School is back in session, albeit a much different experience due to the ongoing pandemic. Roxana Del La O Cortez ('16), an Oakland Unified School District educator, had to quickly pivot to learn how to educate and make her students feel welcome through a computer screen. Virtual instruction is no easy feat for her students. "This pandemic has really shed even more light on the opportunity gap, the inequities that work within this system, the lack of resources in schools and so much more," said Roxana.
I decided to go to Cal State East Bay because if I remember correctly, it was the first college that accepted me. My mind was set on going to SoCal for college, but that went out the window when I got my acceptance letter. I just wanted to go to college and being a first generation student, I just didn’t think about options or research on schools, it was just about getting in.
Where do I begin? I can confidently say that the professors at CSUEB taught me so much that has been a part of the foundation of all my work. My major was sociology and my minor was in Ethnic Studies which has allowed me to approach all my work and life in general with that lens. I thank every single one of my professors for holding safe spaces to have discussions and push my thinking every time I crossed paths with them.
I like to jokingly say that my career journey started the second I walked into my 6th-grade classroom because my 6th-grade teacher is the reason why I wanted to teach. He taught with his heart, had the highest expectations, and most importantly introduced me to confidence. From that year on, I knew that my goal in life would be to try and be half the teacher Mr. Perdue was. In high school, we were required to do internships and I made sure mine were in education.
When I graduated East Bay I could not wait to be in the classroom. I taught for the first three years and in my fourth year I decided to sub and travel with my mother because it was a promise I had yet to accomplish. This year is my 5th year back in the classroom, but this time I am a STIP (Substitute Teachers Incentive Plan) at Manzanita Community in Oakland. As a STIP I get to do small group intervention which has allowed me to work with many different age groups. Although I have only taught in elementary, I make sure to go back to Camp Phoenix every summer where we work with middle school youth from Oakland and work on that summer slide.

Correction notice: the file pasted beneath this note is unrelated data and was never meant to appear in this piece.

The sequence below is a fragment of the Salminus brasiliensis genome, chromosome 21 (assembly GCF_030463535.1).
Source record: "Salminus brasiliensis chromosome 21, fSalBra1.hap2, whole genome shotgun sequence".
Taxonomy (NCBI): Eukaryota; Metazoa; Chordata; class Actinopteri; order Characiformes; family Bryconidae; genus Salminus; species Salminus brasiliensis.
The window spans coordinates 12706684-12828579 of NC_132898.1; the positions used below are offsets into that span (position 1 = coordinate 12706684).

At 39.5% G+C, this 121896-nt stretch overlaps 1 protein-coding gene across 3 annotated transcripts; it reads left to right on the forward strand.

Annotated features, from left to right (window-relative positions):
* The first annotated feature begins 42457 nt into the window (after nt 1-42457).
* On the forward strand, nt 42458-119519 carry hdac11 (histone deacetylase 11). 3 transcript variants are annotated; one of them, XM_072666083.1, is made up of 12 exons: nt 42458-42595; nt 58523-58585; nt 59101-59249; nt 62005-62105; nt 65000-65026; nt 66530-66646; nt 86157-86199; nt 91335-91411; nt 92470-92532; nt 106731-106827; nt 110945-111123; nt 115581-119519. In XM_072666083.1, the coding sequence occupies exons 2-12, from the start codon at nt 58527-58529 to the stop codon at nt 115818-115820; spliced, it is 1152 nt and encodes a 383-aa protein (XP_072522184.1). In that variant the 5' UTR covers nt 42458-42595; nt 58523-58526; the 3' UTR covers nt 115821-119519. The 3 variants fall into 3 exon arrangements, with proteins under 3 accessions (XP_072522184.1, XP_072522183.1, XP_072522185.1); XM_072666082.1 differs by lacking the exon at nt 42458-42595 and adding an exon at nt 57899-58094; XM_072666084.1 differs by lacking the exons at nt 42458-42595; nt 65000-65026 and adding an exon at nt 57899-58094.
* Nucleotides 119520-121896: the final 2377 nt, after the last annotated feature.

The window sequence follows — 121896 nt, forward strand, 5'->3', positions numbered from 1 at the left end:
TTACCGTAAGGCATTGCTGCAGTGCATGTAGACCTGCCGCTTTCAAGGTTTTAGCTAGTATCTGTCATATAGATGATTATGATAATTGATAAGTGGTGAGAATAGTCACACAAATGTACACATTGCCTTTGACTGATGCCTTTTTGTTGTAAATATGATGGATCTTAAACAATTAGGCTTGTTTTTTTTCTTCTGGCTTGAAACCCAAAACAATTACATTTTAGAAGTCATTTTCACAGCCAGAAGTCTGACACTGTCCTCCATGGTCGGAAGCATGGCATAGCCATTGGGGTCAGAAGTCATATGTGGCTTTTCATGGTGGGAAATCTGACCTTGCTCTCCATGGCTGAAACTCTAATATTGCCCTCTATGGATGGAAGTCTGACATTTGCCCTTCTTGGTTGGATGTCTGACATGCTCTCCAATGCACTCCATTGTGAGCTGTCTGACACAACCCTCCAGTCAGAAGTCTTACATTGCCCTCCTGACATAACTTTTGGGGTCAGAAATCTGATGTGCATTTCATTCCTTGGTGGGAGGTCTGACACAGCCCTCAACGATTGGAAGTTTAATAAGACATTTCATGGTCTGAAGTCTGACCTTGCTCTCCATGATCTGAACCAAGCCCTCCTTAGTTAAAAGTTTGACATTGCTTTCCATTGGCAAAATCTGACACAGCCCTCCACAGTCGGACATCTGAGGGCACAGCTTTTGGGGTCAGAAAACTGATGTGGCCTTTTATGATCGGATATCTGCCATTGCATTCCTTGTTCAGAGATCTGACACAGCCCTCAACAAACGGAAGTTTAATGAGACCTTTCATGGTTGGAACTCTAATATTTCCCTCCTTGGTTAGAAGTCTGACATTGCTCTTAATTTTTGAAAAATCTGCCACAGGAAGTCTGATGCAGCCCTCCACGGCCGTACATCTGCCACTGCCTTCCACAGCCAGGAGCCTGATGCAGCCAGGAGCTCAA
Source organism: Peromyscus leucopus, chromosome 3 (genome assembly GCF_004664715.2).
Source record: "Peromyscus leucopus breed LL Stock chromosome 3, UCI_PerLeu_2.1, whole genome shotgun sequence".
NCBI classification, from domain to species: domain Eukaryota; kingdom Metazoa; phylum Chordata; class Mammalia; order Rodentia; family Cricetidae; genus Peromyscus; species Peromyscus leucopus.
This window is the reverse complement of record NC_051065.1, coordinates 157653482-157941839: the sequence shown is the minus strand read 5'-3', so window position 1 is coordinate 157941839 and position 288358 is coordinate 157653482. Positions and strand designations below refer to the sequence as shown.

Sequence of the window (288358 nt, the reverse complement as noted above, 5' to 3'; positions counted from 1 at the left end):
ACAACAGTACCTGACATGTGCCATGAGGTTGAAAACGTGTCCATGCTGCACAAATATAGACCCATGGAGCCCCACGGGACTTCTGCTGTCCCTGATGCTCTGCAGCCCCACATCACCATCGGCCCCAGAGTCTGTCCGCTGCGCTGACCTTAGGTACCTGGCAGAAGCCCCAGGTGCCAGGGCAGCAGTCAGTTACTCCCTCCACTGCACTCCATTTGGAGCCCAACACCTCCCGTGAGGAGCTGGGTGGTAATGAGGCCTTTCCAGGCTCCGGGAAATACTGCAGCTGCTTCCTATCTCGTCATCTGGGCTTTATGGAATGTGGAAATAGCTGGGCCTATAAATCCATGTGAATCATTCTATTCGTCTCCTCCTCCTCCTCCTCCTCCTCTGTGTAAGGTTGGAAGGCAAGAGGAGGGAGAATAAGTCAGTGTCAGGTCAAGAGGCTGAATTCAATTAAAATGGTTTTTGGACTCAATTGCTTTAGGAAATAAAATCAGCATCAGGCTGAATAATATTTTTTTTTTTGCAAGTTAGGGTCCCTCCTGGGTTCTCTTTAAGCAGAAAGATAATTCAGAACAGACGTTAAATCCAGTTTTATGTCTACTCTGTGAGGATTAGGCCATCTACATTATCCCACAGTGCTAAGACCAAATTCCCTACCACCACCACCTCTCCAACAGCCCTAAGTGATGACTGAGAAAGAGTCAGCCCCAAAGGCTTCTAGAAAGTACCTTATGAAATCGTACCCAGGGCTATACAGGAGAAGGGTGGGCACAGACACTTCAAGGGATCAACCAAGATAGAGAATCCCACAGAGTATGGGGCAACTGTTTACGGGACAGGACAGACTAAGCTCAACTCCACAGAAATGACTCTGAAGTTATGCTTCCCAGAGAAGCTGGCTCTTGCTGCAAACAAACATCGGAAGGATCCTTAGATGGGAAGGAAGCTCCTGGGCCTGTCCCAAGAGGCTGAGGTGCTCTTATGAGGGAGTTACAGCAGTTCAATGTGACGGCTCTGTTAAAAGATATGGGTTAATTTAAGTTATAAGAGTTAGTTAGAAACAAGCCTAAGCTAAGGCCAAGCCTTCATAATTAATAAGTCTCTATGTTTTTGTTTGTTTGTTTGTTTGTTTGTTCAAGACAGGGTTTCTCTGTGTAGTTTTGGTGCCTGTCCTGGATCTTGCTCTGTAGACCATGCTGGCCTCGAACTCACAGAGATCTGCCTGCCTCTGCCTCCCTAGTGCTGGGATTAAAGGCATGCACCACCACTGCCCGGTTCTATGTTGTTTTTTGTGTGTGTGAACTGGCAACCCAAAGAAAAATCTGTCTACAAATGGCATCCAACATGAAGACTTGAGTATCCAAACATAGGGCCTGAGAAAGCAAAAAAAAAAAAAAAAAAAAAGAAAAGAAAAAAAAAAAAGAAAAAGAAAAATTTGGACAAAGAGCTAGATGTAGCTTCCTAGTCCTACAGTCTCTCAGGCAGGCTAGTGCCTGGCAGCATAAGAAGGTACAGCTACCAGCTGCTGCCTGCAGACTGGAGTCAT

The pandemic has affected my career a lot, as I am sure you may have heard on the news. I do not get to see my students in person, I am learning how to make students feel welcomed through a computer screen, I am learning what works and does not work via zoom, I am learning about so many different online programs while thinking about which program can be close to meeting student needs, I am learning how to build relationships with student families without meeting them in person, I cannot go out and play at recess with students, and unfortunately I can go on and on. However, I am also very well aware that although many things are currently affecting my career, I have the privilege of having strong wifi at home, I have a quiet space at home where I can focus when working with students, I thankfully still have a job and do not have to worry about making ends meet, etc.
I say this to say that out of everything I just mentioned and did not mention, my career has been affected the most by seeing how it has affected students. This pandemic has really shed even more light on the opportunity gap, the inequities that work within this system, the lack of resources in schools and so much more. This has made me pivot as an educator by making sure I do more. More for me most recently has looked like getting more involved with our union even if I am only capable of doing so at my school, getting involved locally by being apart of the Hayward Community Coalition in order to make sure the city of Hayward is doing better and more for our community and making sure I am not only attending Oakland School Board meetings, but Hayward’s as well because we cannot continue to fail our most vulnerable families.
My piece of advice would be to be patient with the little ones and one’s self. This is new for everyone and realistically students are not used to only sitting in front of the computer when they are at school. I think listening to their needs will go a long way and communicating that with their teachers in order to best meet their needs.
Oo, this would have to be between studying abroad in London and a simple moment I had. I’ll keep it short and sweet and share about the moment I had.
My fondest memory would have to be me rushing out of class to serve some burgers on one warm afternoon while there is music playing in the background and looking at the time knowing I had to eventually make my way to the library. This event was thrown by ASI Event Squad, which I was a part of and loved. It is my fondest memory because I remember taking it all in knowing that one day I would look back and miss college life.
My advice would be to take advantage of all the resources CSU East Bay has to offer. From the gym, to office hours, SCAA, Health Center, counseling, study abroad, bible studies, clubs, free events, etc. These are all chances for you to meet people and network. If there is something that you may think is missing, start it up!
You know, I haven’t told many folks this because it is easier to say no down the line, but law school may be next for me. I want to do more and I think law school is the way I may be leaning towards. I have started studying for the LSAT so wish me luck!